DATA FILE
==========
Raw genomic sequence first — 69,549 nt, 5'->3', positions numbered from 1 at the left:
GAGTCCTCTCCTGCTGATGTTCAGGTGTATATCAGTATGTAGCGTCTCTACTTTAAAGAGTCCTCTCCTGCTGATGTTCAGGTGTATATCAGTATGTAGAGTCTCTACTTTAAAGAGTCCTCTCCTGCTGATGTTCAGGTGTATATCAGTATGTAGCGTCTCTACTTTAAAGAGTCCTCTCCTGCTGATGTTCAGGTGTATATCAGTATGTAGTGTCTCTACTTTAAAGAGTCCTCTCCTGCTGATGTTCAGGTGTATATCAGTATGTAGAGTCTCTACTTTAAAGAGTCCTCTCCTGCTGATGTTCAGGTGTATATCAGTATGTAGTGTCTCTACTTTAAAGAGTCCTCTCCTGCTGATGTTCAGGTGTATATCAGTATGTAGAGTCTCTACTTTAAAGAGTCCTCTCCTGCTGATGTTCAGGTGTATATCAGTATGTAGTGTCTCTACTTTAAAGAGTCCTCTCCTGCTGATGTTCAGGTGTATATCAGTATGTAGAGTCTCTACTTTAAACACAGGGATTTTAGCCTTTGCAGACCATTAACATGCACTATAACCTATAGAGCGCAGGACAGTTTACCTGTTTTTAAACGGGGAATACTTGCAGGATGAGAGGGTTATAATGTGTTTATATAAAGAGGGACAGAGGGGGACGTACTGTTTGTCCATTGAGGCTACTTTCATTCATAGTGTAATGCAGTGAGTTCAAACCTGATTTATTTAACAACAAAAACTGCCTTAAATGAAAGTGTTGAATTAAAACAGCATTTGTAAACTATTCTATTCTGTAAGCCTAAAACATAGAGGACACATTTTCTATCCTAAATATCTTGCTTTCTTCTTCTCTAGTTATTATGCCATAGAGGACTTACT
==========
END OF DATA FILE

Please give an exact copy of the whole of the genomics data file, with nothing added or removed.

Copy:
Raw genomic sequence first — 69,549 nt, 5'->3', positions numbered from 1 at the left:
GAGTCCTCTCCTGCTGATGTTCAGGTGTATATCAGTATGTAGCGTCTCTACTTTAAAGAGTCCTCTCCTGCTGATGTTCAGGTGTATATCAGTATGTAGAGTCTCTACTTTAAAGAGTCCTCTCCTGCTGATGTTCAGGTGTATATCAGTATGTAGCGTCTCTACTTTAAAGAGTCCTCTCCTGCTGATGTTCAGGTGTATATCAGTATGTAGTGTCTCTACTTTAAAGAGTCCTCTCCTGCTGATGTTCAGGTGTATATCAGTATGTAGAGTCTCTACTTTAAAGAGTCCTCTCCTGCTGATGTTCAGGTGTATATCAGTATGTAGTGTCTCTACTTTAAAGAGTCCTCTCCTGCTGATGTTCAGGTGTATATCAGTATGTAGAGTCTCTACTTTAAAGAGTCCTCTCCTGCTGATGTTCAGGTGTATATCAGTATGTAGTGTCTCTACTTTAAAGAGTCCTCTCCTGCTGATGTTCAGGTGTATATCAGTATGTAGAGTCTCTACTTTAAACACAGGGATTTTAGCCTTTGCAGACCATTAACATGCACTATAACCTATAGAGCGCAGGACAGTTTACCTGTTTTTAAACGGGGAATACTTGCAGGATGAGAGGGTTATAATGTGTTTATATAAAGAGGGACAGAGGGGGACGTACTGTTTGTCCATTGAGGCTACTTTCATTCATAGTGTAATGCAGTGAGTTCAAACCTGATTTATTTAACAACAAAAACTGCCTTAAATGAAAGTGTTGAATTAAAACAGCATTTGTAAACTATTCTATTCTGTAAGCCTAAAACATAGAGGACACATTTTCTATCCTAAATATCTTGCTTTCTTCTTCTCTAGTTATTATGCCATAGAGGACTTACT